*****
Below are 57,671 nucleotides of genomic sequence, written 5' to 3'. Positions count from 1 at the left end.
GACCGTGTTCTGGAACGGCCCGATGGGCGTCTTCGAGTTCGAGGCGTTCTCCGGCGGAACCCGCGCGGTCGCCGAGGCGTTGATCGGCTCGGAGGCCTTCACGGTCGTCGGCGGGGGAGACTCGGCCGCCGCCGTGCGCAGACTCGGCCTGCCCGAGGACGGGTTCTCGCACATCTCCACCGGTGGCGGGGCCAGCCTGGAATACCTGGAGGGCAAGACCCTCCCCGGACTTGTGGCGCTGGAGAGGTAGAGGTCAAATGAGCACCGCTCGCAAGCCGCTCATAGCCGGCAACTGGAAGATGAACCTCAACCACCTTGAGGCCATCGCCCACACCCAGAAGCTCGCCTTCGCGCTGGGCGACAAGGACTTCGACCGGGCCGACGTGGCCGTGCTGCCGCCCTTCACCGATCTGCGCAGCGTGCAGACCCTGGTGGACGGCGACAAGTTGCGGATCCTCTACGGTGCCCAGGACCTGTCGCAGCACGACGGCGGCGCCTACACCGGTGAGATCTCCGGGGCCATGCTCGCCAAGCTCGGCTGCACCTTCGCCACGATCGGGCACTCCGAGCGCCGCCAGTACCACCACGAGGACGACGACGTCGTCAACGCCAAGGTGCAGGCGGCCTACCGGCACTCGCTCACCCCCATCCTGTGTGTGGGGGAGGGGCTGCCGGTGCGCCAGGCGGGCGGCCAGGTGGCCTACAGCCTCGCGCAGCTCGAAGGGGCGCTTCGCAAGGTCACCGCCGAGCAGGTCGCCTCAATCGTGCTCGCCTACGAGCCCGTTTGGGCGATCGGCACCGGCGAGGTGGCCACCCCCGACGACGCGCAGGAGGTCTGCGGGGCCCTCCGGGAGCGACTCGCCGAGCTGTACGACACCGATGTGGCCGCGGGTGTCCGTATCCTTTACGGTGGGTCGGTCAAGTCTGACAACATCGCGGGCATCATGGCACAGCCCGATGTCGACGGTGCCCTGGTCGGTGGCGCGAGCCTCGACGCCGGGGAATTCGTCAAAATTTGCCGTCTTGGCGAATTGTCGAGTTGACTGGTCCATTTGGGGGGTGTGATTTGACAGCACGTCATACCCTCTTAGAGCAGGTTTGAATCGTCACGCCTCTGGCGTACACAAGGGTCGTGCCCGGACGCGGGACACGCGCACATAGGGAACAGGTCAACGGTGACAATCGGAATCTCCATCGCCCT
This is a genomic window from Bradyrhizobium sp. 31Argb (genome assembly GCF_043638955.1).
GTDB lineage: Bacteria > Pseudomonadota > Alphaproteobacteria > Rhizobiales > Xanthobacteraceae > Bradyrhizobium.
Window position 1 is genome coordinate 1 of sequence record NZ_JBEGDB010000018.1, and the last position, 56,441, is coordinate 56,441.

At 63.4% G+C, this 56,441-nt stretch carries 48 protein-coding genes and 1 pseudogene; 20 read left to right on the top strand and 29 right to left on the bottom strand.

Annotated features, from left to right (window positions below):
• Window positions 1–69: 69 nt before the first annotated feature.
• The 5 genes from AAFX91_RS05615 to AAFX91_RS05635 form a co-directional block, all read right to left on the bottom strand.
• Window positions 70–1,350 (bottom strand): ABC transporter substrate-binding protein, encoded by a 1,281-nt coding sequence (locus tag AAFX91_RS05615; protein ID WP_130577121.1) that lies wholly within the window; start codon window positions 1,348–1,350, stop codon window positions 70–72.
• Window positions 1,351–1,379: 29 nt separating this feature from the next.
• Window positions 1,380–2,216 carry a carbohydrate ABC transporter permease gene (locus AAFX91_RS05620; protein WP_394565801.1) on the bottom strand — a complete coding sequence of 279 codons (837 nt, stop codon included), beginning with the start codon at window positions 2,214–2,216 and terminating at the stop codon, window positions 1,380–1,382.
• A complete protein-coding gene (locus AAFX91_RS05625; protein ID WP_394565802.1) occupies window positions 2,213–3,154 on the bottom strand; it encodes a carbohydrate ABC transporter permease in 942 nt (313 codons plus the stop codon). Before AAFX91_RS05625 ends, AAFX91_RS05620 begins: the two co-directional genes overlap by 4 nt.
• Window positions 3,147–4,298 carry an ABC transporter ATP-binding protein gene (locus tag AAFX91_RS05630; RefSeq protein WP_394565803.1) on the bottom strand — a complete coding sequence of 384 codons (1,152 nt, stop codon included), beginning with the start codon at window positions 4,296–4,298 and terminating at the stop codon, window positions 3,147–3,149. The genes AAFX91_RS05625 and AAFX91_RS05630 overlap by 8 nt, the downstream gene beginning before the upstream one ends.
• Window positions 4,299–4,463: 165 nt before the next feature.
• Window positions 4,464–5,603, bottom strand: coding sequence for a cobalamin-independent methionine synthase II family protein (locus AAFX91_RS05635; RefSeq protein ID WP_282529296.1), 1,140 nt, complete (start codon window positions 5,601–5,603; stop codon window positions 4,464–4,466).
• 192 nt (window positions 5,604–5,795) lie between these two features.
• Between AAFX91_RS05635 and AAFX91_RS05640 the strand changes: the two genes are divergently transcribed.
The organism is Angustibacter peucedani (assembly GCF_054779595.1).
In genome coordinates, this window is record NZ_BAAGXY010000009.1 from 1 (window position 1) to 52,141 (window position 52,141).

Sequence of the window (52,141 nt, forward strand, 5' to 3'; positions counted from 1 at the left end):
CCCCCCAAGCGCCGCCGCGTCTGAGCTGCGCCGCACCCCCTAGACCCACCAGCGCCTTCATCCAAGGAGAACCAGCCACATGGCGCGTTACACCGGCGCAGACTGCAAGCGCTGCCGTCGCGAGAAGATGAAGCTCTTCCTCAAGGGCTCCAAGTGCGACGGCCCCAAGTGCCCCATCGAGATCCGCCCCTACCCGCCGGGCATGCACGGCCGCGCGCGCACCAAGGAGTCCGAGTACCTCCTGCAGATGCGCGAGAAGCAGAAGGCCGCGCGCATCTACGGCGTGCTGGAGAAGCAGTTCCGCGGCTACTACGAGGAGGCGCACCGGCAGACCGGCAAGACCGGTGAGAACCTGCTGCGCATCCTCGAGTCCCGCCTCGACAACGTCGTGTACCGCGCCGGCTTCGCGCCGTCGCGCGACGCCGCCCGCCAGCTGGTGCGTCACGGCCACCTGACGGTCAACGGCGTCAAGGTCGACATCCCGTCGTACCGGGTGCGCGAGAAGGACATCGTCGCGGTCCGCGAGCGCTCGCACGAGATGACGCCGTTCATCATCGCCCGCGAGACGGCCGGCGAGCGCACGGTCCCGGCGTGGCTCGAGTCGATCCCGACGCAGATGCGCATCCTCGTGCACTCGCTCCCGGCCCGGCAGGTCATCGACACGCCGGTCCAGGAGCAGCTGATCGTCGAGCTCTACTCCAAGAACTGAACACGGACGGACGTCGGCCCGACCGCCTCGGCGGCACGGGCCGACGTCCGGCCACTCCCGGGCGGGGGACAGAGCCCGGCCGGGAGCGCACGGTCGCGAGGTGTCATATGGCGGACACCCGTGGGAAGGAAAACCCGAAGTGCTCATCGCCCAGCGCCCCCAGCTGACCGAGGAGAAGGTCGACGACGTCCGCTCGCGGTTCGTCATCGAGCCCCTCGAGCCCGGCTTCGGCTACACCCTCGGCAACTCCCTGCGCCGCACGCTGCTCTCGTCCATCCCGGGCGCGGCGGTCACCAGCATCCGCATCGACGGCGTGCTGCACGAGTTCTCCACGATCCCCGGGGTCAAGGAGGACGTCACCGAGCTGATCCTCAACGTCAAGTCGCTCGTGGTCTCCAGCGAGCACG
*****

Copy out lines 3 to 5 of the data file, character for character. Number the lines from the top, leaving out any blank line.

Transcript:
This is a genomic window from Bradyrhizobium sp. 31Argb (genome assembly GCF_043638955.1).
GTDB lineage: Bacteria > Pseudomonadota > Alphaproteobacteria > Rhizobiales > Xanthobacteraceae > Bradyrhizobium.
Window position 1 is genome coordinate 1 of sequence record NZ_JBEGDB010000018.1, and the last position, 56,441, is coordinate 56,441.